: Prominence appears on the market at a time when the average player
has lost his touch with the adventure genre. This is a daring project.
What made you create this somewhat "risky" game?
: Adventure games are
not as popular as they once were, but there's a bit of a renaissance
happening right now. We believe more and more gamers are looking for
an experience that offers a little more depth and story, and that's
what adventure games can offer.
Truthfully, any genre is risky
for independent developers. Casual games are a frighteningly oversaturated
market; strategy games require a powerful, polished engine (or a huge
amount of time to develop one) and tremendous amounts of playtesting
for the sake of game balance; FPS games typically require a huge team
to develop all the levels, art assets, AI, character models, along
with a potentially enormous budget just for the engine licensing.
So, whichever genre of game
we chose to build would have brought its own brand of challenges.
We chose to make Prominence an adventure, because it's a story-based
game, and that's what adventures are all about.
: Prominence strikes us as the sort of game which is a true labor
of love: it is being developed among friend and family, almost. How
is it like to create a videogame in such a friendly environment?
: We're all longtime
friends and that means there's really none of the usual political
agendas and whatnot that can creep into a typical project if it was
being developed in a corporate environment. We're all very passionate
and determined to make Prominence the best possible game it can be.
We count on each other for critiques and constructive criticism, but
there's a sense that we're always on very solid ground with each other
because of the respect and friendship we all have.
That being said, everyone
on the team is a professional in their own right with years of experience
in their respective profession. Tom has been writing, producing, and
recording music since before I was born. Kevin and I met during our
university days, while he was working toward his computer science
degree. He's been working as a full-time programmer for 15 years.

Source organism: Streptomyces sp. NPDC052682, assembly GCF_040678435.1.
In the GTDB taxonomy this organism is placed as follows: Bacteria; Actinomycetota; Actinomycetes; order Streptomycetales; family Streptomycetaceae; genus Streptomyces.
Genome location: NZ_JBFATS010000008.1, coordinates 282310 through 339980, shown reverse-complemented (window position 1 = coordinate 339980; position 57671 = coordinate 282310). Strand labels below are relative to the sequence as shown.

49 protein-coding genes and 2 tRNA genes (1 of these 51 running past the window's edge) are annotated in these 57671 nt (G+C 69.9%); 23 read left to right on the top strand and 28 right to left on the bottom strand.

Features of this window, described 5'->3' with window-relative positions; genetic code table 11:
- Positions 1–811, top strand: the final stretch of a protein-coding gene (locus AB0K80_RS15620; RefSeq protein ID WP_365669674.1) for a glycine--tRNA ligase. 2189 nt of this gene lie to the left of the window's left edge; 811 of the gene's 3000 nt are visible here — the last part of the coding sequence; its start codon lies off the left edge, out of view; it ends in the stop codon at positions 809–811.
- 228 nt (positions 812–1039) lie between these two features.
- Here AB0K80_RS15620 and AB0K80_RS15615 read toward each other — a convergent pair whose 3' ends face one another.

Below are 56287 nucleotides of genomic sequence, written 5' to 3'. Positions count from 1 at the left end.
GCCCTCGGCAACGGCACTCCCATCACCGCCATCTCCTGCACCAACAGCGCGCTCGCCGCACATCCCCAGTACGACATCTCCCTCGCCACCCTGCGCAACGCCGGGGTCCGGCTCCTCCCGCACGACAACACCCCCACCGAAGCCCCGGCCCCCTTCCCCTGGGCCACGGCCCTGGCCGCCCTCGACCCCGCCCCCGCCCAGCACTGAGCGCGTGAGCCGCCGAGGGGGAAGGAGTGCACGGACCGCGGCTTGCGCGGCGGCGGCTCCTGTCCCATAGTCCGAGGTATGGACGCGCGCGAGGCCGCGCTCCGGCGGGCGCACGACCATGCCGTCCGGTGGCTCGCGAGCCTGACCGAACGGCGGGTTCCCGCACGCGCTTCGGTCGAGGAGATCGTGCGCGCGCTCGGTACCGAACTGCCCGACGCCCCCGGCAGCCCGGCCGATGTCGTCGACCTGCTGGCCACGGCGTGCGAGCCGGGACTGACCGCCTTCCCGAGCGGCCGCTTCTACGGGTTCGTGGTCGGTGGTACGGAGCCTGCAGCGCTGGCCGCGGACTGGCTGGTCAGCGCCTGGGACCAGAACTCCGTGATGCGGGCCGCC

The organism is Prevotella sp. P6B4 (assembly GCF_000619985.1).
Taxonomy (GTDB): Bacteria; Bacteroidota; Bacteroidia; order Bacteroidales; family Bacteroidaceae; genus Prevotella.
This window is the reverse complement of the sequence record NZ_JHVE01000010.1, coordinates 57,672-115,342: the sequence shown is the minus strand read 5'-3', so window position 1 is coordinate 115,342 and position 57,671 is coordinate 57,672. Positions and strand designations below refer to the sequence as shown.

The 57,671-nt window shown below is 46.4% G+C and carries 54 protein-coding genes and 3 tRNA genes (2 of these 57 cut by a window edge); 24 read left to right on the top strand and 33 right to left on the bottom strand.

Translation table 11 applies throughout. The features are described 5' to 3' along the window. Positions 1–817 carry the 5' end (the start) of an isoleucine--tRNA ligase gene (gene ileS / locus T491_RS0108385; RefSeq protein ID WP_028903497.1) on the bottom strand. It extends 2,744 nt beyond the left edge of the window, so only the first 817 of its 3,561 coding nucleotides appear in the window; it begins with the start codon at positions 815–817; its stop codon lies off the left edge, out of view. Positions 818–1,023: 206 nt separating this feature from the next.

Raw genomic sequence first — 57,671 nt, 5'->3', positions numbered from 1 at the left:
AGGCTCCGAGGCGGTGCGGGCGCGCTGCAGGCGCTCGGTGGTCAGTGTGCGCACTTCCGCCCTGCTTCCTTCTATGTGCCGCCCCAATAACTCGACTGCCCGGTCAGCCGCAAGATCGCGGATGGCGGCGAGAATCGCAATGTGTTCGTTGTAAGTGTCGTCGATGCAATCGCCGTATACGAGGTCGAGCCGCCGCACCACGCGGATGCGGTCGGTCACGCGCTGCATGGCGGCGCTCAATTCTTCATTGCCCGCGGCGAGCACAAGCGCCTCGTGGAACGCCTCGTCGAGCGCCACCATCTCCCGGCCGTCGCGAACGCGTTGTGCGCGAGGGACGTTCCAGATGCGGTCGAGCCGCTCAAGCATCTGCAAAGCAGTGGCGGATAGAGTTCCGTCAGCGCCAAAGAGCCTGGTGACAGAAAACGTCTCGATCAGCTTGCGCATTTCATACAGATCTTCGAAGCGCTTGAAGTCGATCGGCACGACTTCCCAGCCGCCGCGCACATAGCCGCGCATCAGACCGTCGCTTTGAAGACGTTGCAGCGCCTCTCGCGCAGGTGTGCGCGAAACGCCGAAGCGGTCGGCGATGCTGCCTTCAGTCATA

Debbie has had a long career at a publishing company where she worked
on newsletters, editing and marketing. I've been running Digital Media
Workshop, Inc. for 10 years now, working on all kinds of multimedia
projects from video and audio production to 3D design and animation.
: More than just puzzles, an adventure game must also be rich in terms
of story. Could you give us a few more details about the story behind
the game? Is it a branching story line?
: The story of Prominence
centers on a peaceful race of humans called the Letarri and their
struggle to maintain their existence and identity at a time when war
is raging between two powerful empires and they're caught in the middle.
The depth of story that is
accepted -- if not expected -- in an adventure game far surpasses
that of most other genres, which works great in the case of Prominence.
There's quite a bit of back story to the game and details about the
events that led up to the moment that the player starts playing. A
lot of that information will be accessible in the game, and if players
are interested, they can really dig into that and get the big picture
of what's going on and learn why and how things came to be. Conversely,
they can just work through the game and enjoy the main story line
without exploring the back story in depth and they won't be lost.
There's depth to it for, well, the adventurous!
There is a branching point